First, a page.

The health effects of lead levels below 100 µg/L

In a scientific opinion entitled "Lead in food" published in April 2010, the European Food Safety Authority (EFSA) reported neurotoxic, developmental, cardiovascular and renal effects linked to blood lead levels(1) below 100 µg/L, a monitoring level commonly authorised internationally. This 100µg/L level is also used for detection monitoring and for mandatory declaration of cases of lead poisoning in France. In this context, ANSES was asked on 26 July 2011 by the Ministries of health and the environment to provide an opinion "regarding the health effects of blood lead levels below 100 µg/L".

The report by EFSA reported neurotoxic, developmental, cardiovascular and renal effects with blood lead levels which were previously considered low (levels below à 100 µg/L).

In response to the Ministries' request, an expert group was set up by ANSES. This working group analysed the epidemiological data describing the links between blood lead levels and various health effects. It based its conclusions on source studies, meta-analyses, published pooled data analyses and recent expertise reports from international (EFSA) and country-based (Health Canada, National Toxicology Program) organisations.

The opinion issued by the expert group concluded that the studies showing the effects of lead on blood pressure and on renal function in adults and showing deficiencies of the central nervous system in children, were a sufficiently robust scientific basis to conclude that harmful effects of lead levels below 100 µg/L did exist. These conclusions are in agreement with those expressed by the other national and international organisations which have recently assessed the effects of lead.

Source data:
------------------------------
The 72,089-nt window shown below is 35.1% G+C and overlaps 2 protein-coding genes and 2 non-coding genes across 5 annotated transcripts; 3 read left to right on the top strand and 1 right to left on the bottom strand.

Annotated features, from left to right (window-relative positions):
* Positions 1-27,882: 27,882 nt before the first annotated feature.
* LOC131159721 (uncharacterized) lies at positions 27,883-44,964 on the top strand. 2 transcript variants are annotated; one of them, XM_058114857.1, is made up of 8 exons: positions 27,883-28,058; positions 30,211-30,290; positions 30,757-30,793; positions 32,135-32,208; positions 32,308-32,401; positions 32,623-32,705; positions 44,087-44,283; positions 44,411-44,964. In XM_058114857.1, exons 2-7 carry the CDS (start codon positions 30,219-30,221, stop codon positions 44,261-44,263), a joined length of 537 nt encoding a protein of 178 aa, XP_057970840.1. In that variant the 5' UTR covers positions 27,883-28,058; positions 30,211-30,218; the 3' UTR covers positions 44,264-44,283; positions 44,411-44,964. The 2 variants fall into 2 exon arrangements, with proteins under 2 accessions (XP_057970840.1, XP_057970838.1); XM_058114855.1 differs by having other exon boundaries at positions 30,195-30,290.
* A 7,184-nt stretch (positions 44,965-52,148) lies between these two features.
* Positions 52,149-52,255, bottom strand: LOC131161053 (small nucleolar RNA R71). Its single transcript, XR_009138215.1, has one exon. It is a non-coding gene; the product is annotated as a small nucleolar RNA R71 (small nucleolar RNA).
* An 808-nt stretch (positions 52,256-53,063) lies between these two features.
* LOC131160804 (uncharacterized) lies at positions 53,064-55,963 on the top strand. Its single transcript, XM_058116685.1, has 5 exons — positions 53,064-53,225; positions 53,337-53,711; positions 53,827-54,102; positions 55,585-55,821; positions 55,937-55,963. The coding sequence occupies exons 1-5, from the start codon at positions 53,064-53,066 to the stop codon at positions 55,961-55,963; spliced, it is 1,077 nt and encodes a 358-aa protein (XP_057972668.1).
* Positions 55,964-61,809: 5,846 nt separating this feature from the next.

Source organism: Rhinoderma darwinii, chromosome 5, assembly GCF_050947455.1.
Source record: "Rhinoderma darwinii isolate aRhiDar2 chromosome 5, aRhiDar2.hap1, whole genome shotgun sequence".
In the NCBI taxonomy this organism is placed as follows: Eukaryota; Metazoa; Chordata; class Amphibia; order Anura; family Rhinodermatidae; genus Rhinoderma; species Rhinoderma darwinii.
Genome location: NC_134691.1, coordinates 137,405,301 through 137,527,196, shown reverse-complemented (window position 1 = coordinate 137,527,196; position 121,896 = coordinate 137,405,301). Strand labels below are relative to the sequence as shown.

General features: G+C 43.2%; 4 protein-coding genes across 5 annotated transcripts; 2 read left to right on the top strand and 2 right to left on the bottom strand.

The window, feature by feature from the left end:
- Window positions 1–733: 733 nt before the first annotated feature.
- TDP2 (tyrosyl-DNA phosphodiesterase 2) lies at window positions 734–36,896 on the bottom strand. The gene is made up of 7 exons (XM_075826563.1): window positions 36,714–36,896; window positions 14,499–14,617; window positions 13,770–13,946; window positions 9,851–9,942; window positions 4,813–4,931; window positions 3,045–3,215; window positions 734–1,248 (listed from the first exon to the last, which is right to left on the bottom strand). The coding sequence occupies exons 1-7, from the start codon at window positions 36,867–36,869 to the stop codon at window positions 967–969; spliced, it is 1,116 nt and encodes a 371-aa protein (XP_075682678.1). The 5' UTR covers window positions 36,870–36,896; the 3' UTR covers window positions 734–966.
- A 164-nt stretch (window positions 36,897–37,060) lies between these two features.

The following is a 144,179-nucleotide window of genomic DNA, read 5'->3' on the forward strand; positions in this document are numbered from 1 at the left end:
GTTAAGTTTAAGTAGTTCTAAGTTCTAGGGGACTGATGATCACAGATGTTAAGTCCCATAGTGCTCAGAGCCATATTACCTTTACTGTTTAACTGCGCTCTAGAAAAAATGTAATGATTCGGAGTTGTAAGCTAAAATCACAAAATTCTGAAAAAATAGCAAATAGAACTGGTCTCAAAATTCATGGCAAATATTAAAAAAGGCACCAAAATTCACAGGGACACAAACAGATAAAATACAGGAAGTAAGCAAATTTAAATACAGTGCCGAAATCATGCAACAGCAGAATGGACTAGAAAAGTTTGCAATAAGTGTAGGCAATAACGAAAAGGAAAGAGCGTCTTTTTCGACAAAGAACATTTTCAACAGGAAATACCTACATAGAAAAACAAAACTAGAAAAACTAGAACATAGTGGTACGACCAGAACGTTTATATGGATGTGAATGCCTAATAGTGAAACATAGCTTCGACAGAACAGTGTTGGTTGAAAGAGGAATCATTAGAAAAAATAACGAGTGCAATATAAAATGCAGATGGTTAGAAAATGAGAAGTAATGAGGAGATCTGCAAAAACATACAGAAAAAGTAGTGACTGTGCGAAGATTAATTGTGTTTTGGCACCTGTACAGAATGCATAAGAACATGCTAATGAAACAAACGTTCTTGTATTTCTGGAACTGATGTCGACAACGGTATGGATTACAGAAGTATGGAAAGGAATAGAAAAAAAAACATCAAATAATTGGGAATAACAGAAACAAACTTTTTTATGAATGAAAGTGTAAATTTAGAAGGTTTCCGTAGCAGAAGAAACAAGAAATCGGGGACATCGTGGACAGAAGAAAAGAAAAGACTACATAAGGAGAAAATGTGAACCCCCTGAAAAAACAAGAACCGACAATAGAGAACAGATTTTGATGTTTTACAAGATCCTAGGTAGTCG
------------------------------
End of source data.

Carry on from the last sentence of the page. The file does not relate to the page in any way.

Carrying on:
The results of this study show that the most sensitive effects linked to chronic exposure to lead are renal toxicity in adults and neurotoxicity in children. The expert group considered that the establishment of a blood lead level which uses renal effects in adults as the critical effect would protect the entire population, including children, against all the harmful effects of lead identified up to now.

The study by Navas-Acien et al. (2009) based on the 1999–2006 NHANES study (USA) was selected as the key study for establishing the renal toxicity of lead and for setting critical blood lead levels(2). Based on this, a critical blood lead level of 15 µg/L is associated with a rise in prevalence of chronic kidney disease(3)

In addition, observation studies have shown over the last few decades a reduction in lead levels in the public drinking water supply and in foodstuffs, due to the implementation of public policy measures for managing the health risks of lead.  

As a result of this expert assessment, the Agency recommends:

  • reviewing, in the light of the newly available data, all of the reference values based on blood lead levels, including those applicable to the work environment;
  • pursuing efforts aiming to limit the population's exposure to lead;
  • pursuing biomonitoring studies, in order to monitor blood lead levels in the entire population.

(1) Blood lead level: measurement of the amount of lead per litre of blood 

(2) Concentration of lead in the blood in conjunction with a critical health effect, namely an effect on the kidneys. 

(3) Defined as persistence over a period of more than three months of a glomerular filtration rate below 60 mL/min/1.73 m2 body surface.